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Metropolitan King County
Council News

$450 Million Supplemental County Budget Approved by Council


King County supplemental $450 million budget prioritizes investments for County’s most vulnerable residents and funds critical programs across the county.


A $450 million supplemental King County budget, including Council investments for equity in criminal justice, an education campaign to inform seniors about possible property tax relief, outreach and information on housing resources and rights for the LGBTQ+ community, expanding the County’s commitment to climate action and more was approved Wednesday by the King County Council.

Budget and Fiscal Management Committee Chair Councilmember Claudia Balducci led the Council’s review of a budget that maintains critical infrastructure, funds necessary programs and keeps the county on track to avoid overspending.

“While the economy is booming, the constraints on the County’s revenue streams and our responsibility to the people of King County means we must keep a constant eye on the long-term health of our budget to protect critical, ongoing public services,” Balducci said. “In addition to supporting basic functions like wastewater treatment and public safety, I am pleased to report that the council’s omnibus budget adds investments that will make a difference for some of the most vulnerable residents in King County.”

Key components of the Executive’s proposed supplemental budget that were approved by Council Wednesday include:

  • $4 million to upgrade the second floor of the West Wing of the King County Correctional Facility in downtown Seattle. This upgrade will allow it to be used as shelter for those people who are chronically homeless and high utilizers of the criminal justice system. The budget also includes $800,000 for operations of the new shelter. The City of Seattle will contribute half the capital and operating costs. This model builds on the success the County has had serving chronically homeless men on the first floor of the West Wing.
  • $2.4 million for projects recommended by the criminal justice agencies to streamline data sharing and create operating efficiencies in the system. Investments in technology projects will create a platform for sharing digital data, like body cameras; enhance the ability to share data among different County justice agencies; and provide video conferencing for select court appearances. In addition, the County will hire a clinician to work in the courts to divert people who are arrested with less than three grams of drugs so they can receive treatment and not cycle through the jail.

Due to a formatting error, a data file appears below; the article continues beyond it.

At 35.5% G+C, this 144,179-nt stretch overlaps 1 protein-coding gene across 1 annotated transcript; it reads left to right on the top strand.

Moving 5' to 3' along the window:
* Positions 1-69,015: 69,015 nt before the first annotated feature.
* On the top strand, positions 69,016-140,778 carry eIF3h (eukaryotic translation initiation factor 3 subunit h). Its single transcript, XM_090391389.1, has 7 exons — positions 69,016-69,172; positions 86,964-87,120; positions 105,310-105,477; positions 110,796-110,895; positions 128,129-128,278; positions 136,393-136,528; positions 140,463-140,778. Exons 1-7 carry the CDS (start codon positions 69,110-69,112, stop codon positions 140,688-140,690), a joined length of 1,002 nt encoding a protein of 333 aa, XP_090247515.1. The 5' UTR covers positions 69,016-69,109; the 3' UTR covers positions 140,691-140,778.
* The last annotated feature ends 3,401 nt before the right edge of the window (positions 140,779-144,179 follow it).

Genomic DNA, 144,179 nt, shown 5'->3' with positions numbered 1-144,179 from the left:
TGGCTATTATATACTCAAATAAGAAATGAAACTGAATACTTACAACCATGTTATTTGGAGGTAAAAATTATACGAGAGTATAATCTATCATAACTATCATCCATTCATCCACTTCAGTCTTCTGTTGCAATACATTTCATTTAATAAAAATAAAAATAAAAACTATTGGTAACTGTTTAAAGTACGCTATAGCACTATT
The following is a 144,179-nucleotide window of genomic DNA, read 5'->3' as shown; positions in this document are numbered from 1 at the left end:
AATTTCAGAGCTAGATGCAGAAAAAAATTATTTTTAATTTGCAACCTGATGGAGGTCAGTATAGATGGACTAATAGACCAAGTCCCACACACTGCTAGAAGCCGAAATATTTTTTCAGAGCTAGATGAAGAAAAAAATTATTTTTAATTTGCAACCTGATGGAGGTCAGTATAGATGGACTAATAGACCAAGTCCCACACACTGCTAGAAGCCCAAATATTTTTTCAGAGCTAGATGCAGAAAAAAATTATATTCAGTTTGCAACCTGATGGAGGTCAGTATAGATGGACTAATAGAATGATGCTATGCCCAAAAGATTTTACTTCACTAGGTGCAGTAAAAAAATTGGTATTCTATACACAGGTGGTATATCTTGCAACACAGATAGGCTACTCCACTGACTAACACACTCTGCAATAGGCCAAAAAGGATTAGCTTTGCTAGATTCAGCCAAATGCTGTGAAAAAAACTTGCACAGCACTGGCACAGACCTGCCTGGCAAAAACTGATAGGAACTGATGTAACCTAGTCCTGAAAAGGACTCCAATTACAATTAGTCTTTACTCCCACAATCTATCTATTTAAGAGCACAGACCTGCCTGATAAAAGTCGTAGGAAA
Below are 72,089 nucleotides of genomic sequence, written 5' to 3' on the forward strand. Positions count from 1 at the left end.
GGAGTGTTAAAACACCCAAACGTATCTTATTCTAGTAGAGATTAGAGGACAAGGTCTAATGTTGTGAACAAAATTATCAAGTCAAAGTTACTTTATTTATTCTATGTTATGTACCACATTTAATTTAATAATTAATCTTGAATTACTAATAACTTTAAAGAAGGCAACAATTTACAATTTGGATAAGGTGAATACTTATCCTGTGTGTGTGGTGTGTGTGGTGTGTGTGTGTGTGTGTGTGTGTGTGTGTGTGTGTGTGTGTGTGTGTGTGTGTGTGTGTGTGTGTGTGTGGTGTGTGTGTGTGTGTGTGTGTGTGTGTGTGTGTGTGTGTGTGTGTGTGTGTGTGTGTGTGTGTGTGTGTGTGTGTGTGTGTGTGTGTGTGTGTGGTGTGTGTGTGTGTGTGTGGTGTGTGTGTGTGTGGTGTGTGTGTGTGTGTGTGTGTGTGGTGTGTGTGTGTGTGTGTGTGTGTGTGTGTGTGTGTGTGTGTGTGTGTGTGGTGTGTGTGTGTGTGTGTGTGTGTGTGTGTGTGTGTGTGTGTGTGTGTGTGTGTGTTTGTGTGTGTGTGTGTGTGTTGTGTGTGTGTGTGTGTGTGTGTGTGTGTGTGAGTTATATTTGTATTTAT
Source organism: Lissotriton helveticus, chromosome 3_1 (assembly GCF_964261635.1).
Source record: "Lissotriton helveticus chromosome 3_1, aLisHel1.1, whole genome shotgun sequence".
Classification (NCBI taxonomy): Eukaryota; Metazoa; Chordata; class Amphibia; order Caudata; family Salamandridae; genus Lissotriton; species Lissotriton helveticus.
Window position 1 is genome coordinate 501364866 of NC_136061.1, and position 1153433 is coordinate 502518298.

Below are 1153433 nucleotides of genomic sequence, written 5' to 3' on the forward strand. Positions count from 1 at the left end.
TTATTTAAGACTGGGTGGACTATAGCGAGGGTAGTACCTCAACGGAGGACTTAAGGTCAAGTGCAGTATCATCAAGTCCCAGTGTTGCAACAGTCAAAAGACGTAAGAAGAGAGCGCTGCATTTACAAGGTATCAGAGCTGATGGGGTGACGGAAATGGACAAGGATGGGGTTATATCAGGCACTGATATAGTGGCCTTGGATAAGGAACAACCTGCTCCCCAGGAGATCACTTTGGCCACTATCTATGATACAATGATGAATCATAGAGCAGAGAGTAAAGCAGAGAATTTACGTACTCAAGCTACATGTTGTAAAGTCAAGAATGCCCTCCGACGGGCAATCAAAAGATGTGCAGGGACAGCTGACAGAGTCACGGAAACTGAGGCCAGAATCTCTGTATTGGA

• $54 million to purchase new hybrid and long-range battery powered buses. These investments will help to accelerate the transition to a green bus fleet in King County.
  • $17 million in the Access Paratransit service. This investment will fully fund the County’s commitment to provide reliable and efficient service to people with disabilities who cannot use King County’s fixed route system of buses.

Additional investments added by the Council include:

  • $55,000 to help the Department of Assessments to publicize the recent changes to the senior property tax exemption program. Because of a state law change, up to 20,000 more households in King County will now be eligible for property tax relief and it is important that those who are newly eligible be made aware.
  • $150,000 for planning and development of affordable housing to be provided for seniors by Mt. Zion Housing Development in Seattle’s Central District neighborhood.
  • $300,000 to fund an expansion of an intake line run by Mary’s Place. This additional resource should enable connection and referral services be provided to all women and families who reach out looking for shelter in King County.
  • $300,000 to pilot a Conviction Review Unit in the Prosecuting Attorney’s Office, which will reexamine convictions when credible evidence of innocence is presented. This investment will be part of redressing the racial disproportionality in the criminal justice system.
  • $110,000 to support the package of climate change related legislation introduced in October by Councilmembers Balducci and Kohl-Welles, including funding for Climate Change Toolkits to support cities (where most GHG emissions occur) in developing and implementing effective local climate action plans.
  • $25,000 to support outreach efforts for housing resources and information about housing rights to address the needs identified in a recent report by LGBTQ Allyship
“The additions made by the Council were intentionally targeted at supporting those in need in our County,” Balducci said. “Looking to the future, we anticipate a shortfall in revenues in the coming biennium amid the possibility of a slowing economy. This budget advances our shared priorities while protecting funding for critical services against foreseeable strain on our budget in the near future.” 
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